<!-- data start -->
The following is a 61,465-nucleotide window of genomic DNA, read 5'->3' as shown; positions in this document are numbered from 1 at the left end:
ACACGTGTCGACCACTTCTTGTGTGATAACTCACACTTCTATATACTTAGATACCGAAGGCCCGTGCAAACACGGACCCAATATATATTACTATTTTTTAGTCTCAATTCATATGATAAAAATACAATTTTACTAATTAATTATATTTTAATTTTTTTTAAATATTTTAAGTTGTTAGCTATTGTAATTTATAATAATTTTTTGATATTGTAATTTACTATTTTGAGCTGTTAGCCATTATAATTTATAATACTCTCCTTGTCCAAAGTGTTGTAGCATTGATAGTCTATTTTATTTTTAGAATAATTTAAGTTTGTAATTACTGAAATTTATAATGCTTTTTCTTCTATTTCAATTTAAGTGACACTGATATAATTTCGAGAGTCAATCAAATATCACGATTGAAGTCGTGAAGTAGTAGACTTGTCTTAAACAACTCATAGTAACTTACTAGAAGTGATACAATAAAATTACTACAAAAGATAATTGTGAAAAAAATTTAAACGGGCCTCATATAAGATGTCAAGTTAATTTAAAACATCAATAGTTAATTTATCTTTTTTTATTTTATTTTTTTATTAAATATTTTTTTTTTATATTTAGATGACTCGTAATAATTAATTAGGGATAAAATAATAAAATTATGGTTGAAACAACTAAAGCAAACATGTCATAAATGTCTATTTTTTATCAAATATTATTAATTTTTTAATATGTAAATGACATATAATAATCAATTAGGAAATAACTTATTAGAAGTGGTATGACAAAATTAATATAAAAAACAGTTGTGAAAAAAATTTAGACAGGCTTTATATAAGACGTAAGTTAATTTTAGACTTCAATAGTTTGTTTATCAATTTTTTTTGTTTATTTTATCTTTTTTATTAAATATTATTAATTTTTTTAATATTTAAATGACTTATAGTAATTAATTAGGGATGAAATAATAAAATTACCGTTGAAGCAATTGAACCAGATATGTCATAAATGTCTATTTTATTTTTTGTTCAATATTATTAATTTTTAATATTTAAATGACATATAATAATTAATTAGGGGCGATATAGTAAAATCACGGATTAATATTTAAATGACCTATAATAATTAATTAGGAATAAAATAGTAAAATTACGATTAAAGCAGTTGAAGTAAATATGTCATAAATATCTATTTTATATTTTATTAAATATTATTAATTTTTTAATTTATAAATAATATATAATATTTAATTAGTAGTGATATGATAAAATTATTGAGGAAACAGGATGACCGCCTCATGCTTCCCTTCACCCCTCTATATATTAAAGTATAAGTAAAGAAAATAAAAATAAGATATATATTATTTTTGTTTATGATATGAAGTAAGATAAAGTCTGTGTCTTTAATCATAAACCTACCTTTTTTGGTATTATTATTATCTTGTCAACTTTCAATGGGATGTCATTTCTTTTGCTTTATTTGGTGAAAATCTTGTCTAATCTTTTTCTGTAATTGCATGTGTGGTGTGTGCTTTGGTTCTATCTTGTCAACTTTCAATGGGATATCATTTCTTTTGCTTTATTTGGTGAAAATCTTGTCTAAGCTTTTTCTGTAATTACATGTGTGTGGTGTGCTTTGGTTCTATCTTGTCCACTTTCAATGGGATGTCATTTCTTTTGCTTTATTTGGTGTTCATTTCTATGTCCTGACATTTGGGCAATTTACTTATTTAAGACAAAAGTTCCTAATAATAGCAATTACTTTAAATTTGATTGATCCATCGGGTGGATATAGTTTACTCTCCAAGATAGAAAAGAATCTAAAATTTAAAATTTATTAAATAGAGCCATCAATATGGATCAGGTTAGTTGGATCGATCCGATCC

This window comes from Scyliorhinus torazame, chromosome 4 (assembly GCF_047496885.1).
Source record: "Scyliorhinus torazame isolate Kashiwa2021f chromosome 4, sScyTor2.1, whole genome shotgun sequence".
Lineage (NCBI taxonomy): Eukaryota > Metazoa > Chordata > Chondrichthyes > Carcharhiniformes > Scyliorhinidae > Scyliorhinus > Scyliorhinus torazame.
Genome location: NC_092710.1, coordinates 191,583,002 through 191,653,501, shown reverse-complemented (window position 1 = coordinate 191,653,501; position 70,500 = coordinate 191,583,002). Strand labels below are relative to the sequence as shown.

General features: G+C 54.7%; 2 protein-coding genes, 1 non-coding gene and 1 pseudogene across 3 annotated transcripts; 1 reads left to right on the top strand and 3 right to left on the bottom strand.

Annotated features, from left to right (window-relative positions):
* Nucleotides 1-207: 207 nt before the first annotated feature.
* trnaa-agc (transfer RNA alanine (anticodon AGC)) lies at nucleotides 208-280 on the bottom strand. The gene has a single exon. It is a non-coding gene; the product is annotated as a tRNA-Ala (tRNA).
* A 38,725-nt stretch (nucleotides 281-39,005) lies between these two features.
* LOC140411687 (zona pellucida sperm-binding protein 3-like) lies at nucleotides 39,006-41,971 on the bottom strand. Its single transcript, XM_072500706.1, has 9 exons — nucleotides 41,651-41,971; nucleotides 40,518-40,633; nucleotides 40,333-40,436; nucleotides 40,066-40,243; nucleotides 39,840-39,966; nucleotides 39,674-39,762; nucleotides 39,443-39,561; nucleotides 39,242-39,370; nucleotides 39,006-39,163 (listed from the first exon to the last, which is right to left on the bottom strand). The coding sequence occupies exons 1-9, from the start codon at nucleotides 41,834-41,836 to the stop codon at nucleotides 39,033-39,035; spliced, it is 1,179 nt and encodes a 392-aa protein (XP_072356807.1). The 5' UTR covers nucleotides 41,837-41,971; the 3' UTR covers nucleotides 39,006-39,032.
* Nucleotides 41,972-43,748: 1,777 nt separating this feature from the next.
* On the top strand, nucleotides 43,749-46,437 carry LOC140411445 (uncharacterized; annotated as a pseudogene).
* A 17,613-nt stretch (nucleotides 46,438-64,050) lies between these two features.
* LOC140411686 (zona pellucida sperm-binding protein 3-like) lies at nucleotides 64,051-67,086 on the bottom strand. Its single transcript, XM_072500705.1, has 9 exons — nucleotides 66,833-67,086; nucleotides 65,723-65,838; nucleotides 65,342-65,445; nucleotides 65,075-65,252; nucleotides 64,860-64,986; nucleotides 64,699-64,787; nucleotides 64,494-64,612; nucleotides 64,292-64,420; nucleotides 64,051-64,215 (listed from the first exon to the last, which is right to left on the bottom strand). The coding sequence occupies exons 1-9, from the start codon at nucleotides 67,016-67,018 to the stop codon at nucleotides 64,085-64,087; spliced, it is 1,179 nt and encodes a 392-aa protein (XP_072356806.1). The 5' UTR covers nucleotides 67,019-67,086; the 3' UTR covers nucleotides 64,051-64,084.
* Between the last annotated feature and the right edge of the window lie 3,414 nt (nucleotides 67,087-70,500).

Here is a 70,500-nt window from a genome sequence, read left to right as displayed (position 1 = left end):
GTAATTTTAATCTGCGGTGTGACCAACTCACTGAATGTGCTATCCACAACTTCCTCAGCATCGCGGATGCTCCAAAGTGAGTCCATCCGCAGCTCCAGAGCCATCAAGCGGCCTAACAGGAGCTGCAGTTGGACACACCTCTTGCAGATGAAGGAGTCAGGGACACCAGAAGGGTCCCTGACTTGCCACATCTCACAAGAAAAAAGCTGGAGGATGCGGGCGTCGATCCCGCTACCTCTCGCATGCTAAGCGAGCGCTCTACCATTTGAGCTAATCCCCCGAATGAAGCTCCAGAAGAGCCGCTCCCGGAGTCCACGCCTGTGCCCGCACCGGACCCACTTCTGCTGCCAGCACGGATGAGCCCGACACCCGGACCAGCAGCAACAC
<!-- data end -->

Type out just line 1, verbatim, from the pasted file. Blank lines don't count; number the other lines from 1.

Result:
The following is a 61,465-nucleotide window of genomic DNA, read 5'->3' as shown; positions in this document are numbered from 1 at the left end: